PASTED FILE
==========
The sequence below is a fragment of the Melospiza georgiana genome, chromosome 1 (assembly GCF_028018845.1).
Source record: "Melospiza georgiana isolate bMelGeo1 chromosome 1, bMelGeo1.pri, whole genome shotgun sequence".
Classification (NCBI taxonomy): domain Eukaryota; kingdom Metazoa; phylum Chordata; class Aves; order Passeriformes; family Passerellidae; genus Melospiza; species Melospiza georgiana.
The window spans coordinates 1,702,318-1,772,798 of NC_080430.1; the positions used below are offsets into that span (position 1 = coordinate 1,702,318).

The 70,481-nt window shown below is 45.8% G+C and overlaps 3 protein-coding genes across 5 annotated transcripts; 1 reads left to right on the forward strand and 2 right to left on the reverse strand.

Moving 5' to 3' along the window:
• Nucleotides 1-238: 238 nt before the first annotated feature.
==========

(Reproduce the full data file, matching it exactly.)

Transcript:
The sequence below is a fragment of the Melospiza georgiana genome, chromosome 1 (assembly GCF_028018845.1).
Source record: "Melospiza georgiana isolate bMelGeo1 chromosome 1, bMelGeo1.pri, whole genome shotgun sequence".
Classification (NCBI taxonomy): domain Eukaryota; kingdom Metazoa; phylum Chordata; class Aves; order Passeriformes; family Passerellidae; genus Melospiza; species Melospiza georgiana.
The window spans coordinates 1,702,318-1,772,798 of NC_080430.1; the positions used below are offsets into that span (position 1 = coordinate 1,702,318).

The 70,481-nt window shown below is 45.8% G+C and overlaps 3 protein-coding genes across 5 annotated transcripts; 1 reads left to right on the forward strand and 2 right to left on the reverse strand.

Moving 5' to 3' along the window:
• Nucleotides 1-238: 238 nt before the first annotated feature.